Michael Bento is a personal trainer at the Clubs at Charles River Park, Boston, MA.
Mike Bento Personal Trainer

x-posted from

From our Archives: Try other simple exercises at home

30 thoughts on “Scapular Exercises for Stronger Shoulders

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  1. First of all I’d like to say, well written post! I’ve got a small question nagging me, I really enjoy the layout of your website and tried to install the same design on my Worpdress website. Anyhow, there is some kind of weird php error in the sidebar. Do you have any hints, what settings are you using?

  2. Arun,
    I am so glad I stumbled upon your website looking for a recipe for saffron tea. Love your recipes. They remind me of my Indian friend’s wonderful cooking. Unfortunately, I live far from her now.
    I plan to go to an Indian grocery and look for jaggery and saffron. And what a bonus! My physical therapist wants me to get a ball but did not give me instructions , so I downloaded the very complete instructions that were on the blog.

    Jeanette Cooper

    Thanks for the wonderful tips. I need stretching.
    Best Wishes on your travels.

    1. Thank you Jeanette, for your kind words.
      Sorry for the delay in replying.
      I am thrilled that you found the details here comprehensive – I tried hard, and Mike the personal trainer featured here is awesome and work hard at developing interesting training programs.

      and Yes! jaggery and saffron are perfect for the winter!
      Best Wishes and a Happy Diwali to you!

  3. These are great exercises. People forget that the shoulder blade is a crucial part of the shoulder. It is amazing how many people have a weak lower trapezius.

    One thing I’ve found is that if people are very tight they may benefit more from stretching and getting more range, especially in external and internal rotation, before starting this exercise.

    1. Yikes Manisha:

      Did you see this post I have on Heel Pain and Plantar fasciitis?

      Also, I strongly recommend this exercise, first thing when you get up and essentially any time you can sit down.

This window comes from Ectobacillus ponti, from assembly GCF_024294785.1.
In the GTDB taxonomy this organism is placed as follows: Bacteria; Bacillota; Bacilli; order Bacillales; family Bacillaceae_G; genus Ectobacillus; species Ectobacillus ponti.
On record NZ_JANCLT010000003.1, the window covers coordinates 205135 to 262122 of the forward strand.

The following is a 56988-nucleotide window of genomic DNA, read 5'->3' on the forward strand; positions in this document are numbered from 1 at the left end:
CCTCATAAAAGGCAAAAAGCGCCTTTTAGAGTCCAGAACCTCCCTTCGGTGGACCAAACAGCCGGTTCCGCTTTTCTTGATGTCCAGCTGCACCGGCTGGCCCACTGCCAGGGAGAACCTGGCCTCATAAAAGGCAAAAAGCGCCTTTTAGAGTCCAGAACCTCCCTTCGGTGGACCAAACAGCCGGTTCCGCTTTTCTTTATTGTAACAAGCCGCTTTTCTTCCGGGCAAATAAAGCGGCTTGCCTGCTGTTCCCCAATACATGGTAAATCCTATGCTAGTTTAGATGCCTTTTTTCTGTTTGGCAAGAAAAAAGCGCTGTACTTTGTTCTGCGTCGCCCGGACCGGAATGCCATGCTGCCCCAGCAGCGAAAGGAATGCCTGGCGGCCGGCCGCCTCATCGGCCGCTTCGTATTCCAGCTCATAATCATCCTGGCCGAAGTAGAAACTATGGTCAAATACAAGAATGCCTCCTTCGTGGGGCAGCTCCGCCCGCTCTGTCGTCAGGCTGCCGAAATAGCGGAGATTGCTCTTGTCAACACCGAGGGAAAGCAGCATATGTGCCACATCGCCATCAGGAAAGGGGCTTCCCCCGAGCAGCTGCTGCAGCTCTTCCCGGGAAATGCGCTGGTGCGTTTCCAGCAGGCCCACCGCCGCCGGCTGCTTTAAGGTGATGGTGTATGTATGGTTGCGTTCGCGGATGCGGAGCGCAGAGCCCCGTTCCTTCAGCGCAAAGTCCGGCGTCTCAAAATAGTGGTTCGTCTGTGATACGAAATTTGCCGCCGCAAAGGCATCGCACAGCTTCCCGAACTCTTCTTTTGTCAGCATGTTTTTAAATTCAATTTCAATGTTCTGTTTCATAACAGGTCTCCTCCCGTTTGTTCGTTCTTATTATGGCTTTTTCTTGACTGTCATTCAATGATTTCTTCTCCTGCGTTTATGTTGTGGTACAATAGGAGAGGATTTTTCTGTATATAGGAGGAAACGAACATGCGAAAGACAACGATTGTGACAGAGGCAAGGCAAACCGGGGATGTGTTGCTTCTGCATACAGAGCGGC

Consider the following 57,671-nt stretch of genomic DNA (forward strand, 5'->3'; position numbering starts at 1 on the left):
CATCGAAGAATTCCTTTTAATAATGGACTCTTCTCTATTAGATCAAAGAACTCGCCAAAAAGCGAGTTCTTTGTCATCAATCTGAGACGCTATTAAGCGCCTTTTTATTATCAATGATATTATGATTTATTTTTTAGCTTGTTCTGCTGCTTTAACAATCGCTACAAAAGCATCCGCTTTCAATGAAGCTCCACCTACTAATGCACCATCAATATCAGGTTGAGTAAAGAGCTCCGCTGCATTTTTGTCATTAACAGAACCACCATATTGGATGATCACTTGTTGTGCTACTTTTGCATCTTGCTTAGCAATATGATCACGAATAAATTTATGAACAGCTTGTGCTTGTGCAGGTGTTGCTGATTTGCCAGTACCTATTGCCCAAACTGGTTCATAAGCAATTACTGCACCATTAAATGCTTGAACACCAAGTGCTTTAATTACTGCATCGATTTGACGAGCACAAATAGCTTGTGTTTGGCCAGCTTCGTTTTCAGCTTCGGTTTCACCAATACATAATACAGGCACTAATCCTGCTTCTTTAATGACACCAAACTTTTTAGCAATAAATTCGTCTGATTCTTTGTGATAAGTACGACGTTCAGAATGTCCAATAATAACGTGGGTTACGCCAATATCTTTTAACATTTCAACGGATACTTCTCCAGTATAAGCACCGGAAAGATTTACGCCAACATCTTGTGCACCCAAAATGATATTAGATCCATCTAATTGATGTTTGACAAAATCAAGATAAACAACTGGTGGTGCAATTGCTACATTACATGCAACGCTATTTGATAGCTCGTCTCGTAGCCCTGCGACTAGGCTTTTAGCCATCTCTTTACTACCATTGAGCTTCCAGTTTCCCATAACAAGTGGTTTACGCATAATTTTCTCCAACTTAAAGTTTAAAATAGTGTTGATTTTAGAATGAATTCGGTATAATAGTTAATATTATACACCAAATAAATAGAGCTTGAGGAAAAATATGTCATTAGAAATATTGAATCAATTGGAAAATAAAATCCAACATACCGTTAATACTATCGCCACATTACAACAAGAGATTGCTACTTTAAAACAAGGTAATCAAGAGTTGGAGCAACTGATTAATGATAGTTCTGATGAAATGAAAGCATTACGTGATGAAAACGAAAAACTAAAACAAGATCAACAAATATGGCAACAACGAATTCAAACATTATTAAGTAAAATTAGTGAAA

And place your heel on an ice pack!

      and depending on how bad it is, you may be able to do your 10K!

      Good luck with your running.

  4. You mentioned in passing you could do these standing? Until we can find ourselves an exercise ball, could you elaborate on that?

    I feel a bit like a spy since I don’t know you, but I love your blog.

    1. Hi Esther:

      I do have a few pics of Mike demonstrating some of these while standing. Can I send these pics to the email you used on this comment These are not the best pics and thus I was not ready to post them.

      If you don’t have an Exercise Ball, first try and do this on a plain work bench (ones with no back support); Or perhaps on a stool, or the edge of a bed.

      I may need to shoot more pics, but I’m traveling to india and will not be able to get to it till the end of April.

      And please, browse/spy to your heart’s content. Most others do; But I appreciate this feedback immensely! Best Wishes

  5. Wow! Now I really want to get one.So actually there`s no limit on sitting on it for work?I guess it would have to be at an apropriate height in relation to the working desk? So as not to actually put extra strain on the shoulder area..?thanx so much!

    1. when you sit on a ball, as on a chair, your thighs are expected to be parallel to the floor; so yes, it does double as a good office chair.